NEW YORK (

TheStreet

) -- Every exploration and production company talks a big game about shifting from natural gas to liquids growth, but it's easier said than done. The latest results from the E&P universe show that company by company targets will be missed and costs will come in above expectations as these E&Ps rely more and more on increased oil production as the narrative with which they sell their stories to the market.

Take the latest results from

Newfield Exploration

(NFX)

, down 10% on Wednesday after lowering its 2012 estimates significantly and raising costs. On a day when energy was leading the sector higher and during a period of time in which rising crude oil prices have buoyed all E&Ps, results from this company show that the details vary, and the devil inevitably surfaces.

In general, E&P investors are slaves to production growth and when production growth disappoints and costs come in higher than guidance, it's a close to scientific formula for a selloff.

Newfield Exploration missed the Wall Street consensus of $1.03 in the fourth quarter with earnings of 95 cents, but it is the increased costs as a reason for the miss and more so, as an evolving headwind, that will keep the shares under pressure.

"Newfield will likely disappoint investors, with cost escalation emerging as a key issue as the company transitions toward being a liquids-focused company. While it has an industry-leading position in the Uinta, the company will likely need to show strong drilling results across its Cana Woodford acreage in 2012 to convince investors it has a third viable liquids play," wrote Sterne Agee analyst Tim Rezvan in a note.

E&Ps are by and large expected to curtail natural gas production due to the uneconomic pricing. However, the hunt for liquids is supposed to lead to production increases even with the pullback in gas drilling. But that's not the case in the Newfield outlook. It guided overall production to be flat in 2012, with 20% liquids growth not enough to more than offset a decline in natural gas drilling. At the same time, Newfield expects spending of $1.5 billion to $1.7 billion in 2012.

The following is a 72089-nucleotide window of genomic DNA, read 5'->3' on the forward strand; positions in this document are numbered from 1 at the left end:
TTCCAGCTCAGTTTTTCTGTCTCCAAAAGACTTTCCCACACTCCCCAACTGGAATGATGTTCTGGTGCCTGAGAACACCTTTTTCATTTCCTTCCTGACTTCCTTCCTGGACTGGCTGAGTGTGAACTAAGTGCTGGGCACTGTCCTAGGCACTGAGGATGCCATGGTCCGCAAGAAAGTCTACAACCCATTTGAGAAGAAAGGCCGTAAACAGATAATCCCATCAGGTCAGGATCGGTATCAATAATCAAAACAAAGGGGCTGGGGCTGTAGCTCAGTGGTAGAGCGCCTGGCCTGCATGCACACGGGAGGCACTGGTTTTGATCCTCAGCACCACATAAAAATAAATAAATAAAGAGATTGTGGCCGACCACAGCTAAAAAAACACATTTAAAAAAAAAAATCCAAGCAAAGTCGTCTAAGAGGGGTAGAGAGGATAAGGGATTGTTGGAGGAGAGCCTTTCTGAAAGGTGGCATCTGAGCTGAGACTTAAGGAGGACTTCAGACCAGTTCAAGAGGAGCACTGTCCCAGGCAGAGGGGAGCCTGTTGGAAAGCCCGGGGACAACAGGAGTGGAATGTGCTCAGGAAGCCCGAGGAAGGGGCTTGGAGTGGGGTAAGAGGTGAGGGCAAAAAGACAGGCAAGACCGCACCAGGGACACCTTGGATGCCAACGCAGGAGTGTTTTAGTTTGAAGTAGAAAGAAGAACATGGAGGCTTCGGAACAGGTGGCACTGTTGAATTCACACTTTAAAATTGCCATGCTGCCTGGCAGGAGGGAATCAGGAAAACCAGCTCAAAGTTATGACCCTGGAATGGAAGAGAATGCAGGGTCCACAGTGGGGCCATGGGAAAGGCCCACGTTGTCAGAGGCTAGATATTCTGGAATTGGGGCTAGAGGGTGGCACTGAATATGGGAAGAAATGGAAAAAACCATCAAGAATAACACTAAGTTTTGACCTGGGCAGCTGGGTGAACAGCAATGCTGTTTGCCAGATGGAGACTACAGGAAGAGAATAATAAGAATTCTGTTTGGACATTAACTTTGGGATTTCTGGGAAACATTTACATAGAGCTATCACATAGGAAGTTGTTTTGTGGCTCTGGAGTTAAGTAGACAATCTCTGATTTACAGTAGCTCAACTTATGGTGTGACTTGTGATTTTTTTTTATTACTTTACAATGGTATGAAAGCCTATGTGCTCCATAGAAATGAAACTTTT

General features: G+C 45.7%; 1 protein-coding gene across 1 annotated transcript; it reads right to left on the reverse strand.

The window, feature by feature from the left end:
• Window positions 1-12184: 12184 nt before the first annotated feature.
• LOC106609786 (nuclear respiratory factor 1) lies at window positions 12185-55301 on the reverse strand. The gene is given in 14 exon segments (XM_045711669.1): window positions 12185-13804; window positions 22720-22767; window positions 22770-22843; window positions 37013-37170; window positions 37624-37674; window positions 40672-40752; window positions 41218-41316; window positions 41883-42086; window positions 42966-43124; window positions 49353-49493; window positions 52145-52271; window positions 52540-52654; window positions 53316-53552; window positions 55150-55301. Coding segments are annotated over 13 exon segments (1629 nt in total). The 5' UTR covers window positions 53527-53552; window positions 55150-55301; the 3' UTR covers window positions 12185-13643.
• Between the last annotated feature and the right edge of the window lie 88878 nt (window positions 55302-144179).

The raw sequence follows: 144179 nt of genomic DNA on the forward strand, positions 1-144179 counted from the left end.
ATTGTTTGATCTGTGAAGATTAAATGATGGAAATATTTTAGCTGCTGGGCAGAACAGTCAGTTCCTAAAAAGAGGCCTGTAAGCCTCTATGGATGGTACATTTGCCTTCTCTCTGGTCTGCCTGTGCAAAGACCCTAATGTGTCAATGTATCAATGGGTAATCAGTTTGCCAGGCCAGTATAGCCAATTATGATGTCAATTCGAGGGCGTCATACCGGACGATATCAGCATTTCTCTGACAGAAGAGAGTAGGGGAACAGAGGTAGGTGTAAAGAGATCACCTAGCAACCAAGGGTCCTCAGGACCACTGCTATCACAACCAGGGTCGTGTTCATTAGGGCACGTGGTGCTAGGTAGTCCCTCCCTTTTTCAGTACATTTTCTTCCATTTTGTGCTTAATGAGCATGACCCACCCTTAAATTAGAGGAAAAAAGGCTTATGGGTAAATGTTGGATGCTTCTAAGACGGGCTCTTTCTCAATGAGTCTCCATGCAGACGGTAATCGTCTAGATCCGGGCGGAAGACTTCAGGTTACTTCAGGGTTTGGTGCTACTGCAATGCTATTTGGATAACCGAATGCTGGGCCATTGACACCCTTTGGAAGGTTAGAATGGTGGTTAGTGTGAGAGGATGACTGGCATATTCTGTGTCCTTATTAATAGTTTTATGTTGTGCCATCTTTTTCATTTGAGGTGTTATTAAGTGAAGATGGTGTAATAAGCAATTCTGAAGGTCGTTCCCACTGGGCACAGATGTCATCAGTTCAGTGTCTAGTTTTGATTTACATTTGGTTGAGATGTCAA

A lackluster production story on higher costs makes investors walk, and they may not come back again until Newfield can show that its liquids spending is paying off, meaning during the second half of 2012 when it will have to show liquids growth, particularly in the Cana Woodford, where it is spending $500 million. The company guided to 20% growth in its leading Uinta position, meaning it's the other shale plays -- Cana Woodford and Williston -- where the pressure will be on to show bang for the company's buck.

Forest Oil

(FST)

showed a different version of this E&P story in its earnings and outlook.

Quarterly production was in line with guidance, but operating expenses were higher than expectations. Forest Oil increased liquids production from 27% to 30% of production, but operating costs increased meaningfully in the key Eagle Ford and Permian Basin drilling.

Forest Oil shares were down close to 8% on Wednesday.

Also alarming for investors were results from the company's key Eagle Ford wells, which has been one of the shale boom regions for many E&Ps. Stifel analysts described the Eagle Ford results -- where the return rate was down quarter over quarter -- as a "slight negative," and said Forest Oil remains a turnaround in progress.

Just like Newfield, the pressure will remain on Forest Oil to walk the walk about the evolving liquids story in the second half of 2012.

"The company's improving liquids mix, new Wolfbone drilling starting up this quarter, EF

Eagle Ford JV potential by late 2Q, and drilling acceleration in 2H

second half 2012 should help the name reach our target price," Stifel said.

The transition to liquids continues to be the only narrative that excites investors in the U.S. independent E&P space, but execution on that narrative is another story.

-- Written by Eric Rosenbaum from New York.

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